Oooook, back to the bag.  For this one I went with the more neutral tan ticking stripe, since that goes with pretty much everything I own.  In the shop, though, I'm making it available in any of my 3 ticking colors (this tan, navy, or red).  I really, really love working with ticking cotton for several reasons.  Its stripes make a great graphic statement, it can fit in with tons of different design schemes, but most importantly for this bag, it holds up beautifully to lots of use.  Seriously, this stuff is sturdy!  The ones I use are about the same weight as an 8 oz drop cloth.  Maybe just a tad lighter, but not much.  Perfect for a well-used tote bag, in other words!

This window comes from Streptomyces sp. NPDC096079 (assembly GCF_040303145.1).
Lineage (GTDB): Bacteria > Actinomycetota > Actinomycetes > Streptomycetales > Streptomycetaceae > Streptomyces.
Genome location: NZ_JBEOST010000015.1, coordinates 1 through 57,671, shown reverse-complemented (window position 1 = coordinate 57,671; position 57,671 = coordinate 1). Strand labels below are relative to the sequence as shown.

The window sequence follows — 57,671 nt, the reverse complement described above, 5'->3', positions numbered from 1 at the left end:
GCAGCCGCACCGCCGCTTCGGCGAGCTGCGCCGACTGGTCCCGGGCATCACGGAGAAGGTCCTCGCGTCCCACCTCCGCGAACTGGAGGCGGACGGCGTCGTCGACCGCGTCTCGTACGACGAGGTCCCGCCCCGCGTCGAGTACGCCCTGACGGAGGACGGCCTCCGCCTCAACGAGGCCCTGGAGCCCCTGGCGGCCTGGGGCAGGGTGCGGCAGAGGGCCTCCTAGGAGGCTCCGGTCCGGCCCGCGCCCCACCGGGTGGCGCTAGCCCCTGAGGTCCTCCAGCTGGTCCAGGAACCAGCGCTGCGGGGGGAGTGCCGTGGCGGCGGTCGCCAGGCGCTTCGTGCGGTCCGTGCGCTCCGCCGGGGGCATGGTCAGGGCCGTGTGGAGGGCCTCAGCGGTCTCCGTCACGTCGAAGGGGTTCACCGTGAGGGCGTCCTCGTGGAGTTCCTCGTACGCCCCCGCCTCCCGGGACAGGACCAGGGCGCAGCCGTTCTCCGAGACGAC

Now, like I said, I already have a ruffled ticking strip tote bag available in my shop, so I needed to differentiate the new one from the original.  One thing my smaller tote doesn't have is a lining, which I knew I wanted in this one.  Rather than the typical muslin lining, I went with a gorgeously textural oatmeal-colored pure linen.  I absolutely adore this fabric!  Just like the ticking material, it wears really well and stands up to heavy use.  It's soft, too, which is nice for the inside of a purse!  Just to add another layer of goodness to the inside of the bag, I added a pocket on either side of the interior, too.